It is a word that calls up past acts of piety or love common in a time not our own.
Devotion lives across the street from Duty and in between the houses of Delight and Dour. It is a place, I am finding, that I must visit daily. Even when I don’t particularly have anything to say and would much rather skip it on the way to the store. After all, there is so much to do.
But when I pass by the house of Devotion, when I do not step into the reception room of the heart, suddenly my creative urge starts to fail me.
Because in addition to reflecting religious fervor, devotion is also a mark of being “ardently dedicated and loyal” according to ole Merriam-Webster.
When it comes to committing the creative act, we need to be both pious and ardently dedicated.
It helps to be in love, too.
Keeping the appointment
The poet Mary Oliver observes: “writing…is a kind of possible love affair between something like the heart (that courageous but also shy factory of emotion) and the learned skills of the conscious mind. They make appointments with each other, and keep them, and something begins to happen. Or, they make appointments with each other but are casual and often fail to keep them: count on it, nothing happens.” (A Poetry Handbook, 7)
This, for Oliver as well as a host of other writers, is the most important thing. One must set aside a time each day and show up at the desk. Even when you don’t know if any words will come. Maybe, especially when you don’t know if any words will come.
I continue to struggle with this. What do I have to add to the conversation when so many others have already spoken? How can I traverse the space between the thing that makes my body thrum and the words to describe it, make sense of it, and to–on the best days–even make my reader feel it in her own skin? When I was in college a friend once snapped at me, “Jennie, you write as if English is your second language!” The heat behind the comment quickly evaporated, but its meaning has stayed with me. There are times when English does feel like my second language. Problem is, my first language is no language at all, but a way of feeling and moving in the world. Everything I write originates from just that place.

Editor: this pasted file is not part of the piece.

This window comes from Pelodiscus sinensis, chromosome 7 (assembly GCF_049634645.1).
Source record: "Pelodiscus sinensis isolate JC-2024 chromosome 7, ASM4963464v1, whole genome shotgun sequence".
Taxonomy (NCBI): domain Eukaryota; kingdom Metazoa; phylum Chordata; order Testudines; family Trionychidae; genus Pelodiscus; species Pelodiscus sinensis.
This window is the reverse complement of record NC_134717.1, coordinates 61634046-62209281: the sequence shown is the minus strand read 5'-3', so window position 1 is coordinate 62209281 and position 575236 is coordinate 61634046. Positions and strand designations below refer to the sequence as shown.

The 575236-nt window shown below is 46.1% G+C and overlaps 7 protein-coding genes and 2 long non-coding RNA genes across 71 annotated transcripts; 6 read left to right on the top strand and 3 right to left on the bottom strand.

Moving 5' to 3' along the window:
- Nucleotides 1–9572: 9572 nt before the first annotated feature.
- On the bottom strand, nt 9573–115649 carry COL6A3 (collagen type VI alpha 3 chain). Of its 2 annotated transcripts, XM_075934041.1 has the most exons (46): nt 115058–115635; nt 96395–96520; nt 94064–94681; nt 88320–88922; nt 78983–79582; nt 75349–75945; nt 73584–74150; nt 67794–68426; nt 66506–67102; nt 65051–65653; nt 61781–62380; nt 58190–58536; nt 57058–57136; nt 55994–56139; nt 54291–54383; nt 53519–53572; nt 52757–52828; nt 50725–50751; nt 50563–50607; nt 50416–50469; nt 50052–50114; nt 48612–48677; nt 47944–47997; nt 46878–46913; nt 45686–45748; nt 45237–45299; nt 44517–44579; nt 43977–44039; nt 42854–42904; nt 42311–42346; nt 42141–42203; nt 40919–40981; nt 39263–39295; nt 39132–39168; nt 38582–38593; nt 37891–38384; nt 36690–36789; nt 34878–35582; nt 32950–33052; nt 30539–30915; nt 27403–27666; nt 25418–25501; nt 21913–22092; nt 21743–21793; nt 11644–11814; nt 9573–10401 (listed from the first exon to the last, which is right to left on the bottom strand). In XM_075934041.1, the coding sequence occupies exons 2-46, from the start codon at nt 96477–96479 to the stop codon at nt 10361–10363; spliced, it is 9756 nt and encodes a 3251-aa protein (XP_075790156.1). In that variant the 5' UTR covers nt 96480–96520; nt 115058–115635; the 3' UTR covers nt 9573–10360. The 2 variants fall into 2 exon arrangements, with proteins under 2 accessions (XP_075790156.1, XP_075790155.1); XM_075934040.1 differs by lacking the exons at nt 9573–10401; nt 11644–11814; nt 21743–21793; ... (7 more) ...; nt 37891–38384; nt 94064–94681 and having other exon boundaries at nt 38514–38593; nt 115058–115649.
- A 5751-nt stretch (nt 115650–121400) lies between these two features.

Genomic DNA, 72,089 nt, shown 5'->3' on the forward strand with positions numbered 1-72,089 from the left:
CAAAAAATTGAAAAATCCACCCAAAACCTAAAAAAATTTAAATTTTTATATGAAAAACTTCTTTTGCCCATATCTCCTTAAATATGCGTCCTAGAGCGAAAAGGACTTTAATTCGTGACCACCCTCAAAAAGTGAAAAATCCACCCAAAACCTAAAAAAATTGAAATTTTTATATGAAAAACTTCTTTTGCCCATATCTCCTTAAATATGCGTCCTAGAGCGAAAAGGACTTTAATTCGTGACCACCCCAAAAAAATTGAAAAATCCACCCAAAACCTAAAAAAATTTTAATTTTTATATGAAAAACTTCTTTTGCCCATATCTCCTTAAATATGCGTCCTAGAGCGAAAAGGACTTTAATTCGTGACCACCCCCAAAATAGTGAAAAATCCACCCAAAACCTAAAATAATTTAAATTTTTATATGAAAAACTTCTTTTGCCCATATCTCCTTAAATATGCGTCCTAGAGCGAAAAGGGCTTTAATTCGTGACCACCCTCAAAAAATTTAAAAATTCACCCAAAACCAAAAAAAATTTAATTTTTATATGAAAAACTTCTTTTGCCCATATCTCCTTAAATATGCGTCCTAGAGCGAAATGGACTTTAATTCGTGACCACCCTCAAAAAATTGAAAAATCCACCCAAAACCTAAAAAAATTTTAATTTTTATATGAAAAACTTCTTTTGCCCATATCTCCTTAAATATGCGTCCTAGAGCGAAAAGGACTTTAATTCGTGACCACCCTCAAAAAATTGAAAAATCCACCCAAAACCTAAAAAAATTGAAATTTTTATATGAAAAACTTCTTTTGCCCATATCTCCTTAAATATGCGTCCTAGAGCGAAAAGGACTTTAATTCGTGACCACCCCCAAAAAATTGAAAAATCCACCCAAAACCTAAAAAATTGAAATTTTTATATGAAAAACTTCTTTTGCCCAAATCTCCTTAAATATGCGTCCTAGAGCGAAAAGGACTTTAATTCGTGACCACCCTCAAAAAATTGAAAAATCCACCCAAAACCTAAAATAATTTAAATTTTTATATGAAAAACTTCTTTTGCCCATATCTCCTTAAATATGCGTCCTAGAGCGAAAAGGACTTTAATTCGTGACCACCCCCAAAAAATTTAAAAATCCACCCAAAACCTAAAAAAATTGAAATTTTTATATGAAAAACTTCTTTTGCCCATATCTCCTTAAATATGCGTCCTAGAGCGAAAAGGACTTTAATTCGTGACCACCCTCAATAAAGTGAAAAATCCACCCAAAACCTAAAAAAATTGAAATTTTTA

And yet, the bigger the feeling, the more I am driven to put words to it.
“Writing about music is like dancing about architecture….” –Elvis Costello
I imagine a pyramid of svelte men and women in bright colored body suits interpreting the majesty of the Empire State Building. Elbow scaffolding, hips that carve space, calve muscles straining chrome. But for me, the joke is that such a comical dance is not just limited writing about music, it’s all writing. To dance about architecture is to aspire to pirouette a fan window or jeté through a portico of air–knowing that when I dance across the stage, it will look a lot more like a shambling gait. And I can call it a rough draft, or a moment of showing up, or even a way of moving from point a to point b. But really I know, this may be as good as it’s going to get. And I might as well call it art because that is what I aspire it to be.
Taking the art challenge
Here’s the deal: chances are if you are reading this you are a creative person. You thrill at those moments when the muse is chatty, and you are poised to take down every word. Problem is, despite your very best intentions, you have trouble keeping the appointment with that shy creature.
Back to Mary Oliver: “Say you promise to be at your desk in the evenings, from seven to nine. It waits, it watches. If you are reliably there, it begins to show itself–soon it begins to arrive when you do. But it you are only there sometimes and are frequently late or inattentive, it will appear fleetingly, or it will not appear at all. Why should it? It can wait. It can stay silent a lifetime.” (8)
Scary enough for you?
So, check in each week, grab the prompt and go. New prompts will be posted on Tuesday. Find a quiet place and write in response to the prompt for 15-30 minutes. Surely even busy people like you and me should be able to manage that! Only after you have something on paper, take a look or a listen to other examples if you like. Wait a day or three and reread what you wrote. Revise for 30 minutes or so. Feeling inspired? Keep writing with or without the prompt. It’s all golden.
After your initial revision, post what you wrote. Really. I will do the same. This online community would love to see it–and we promise to keep our own editing selves to our selves! In other words, this blog is a place to share your work, not to “fix” the work of others. We will receive it with the open, generous mind of fellow-writers and readers. Comments are welcome as are words of thanks.
My hope is that all this devotion will spill over into other days, other writing. And that is deserving of gratitude, ardent loyal, love, and acts of piety.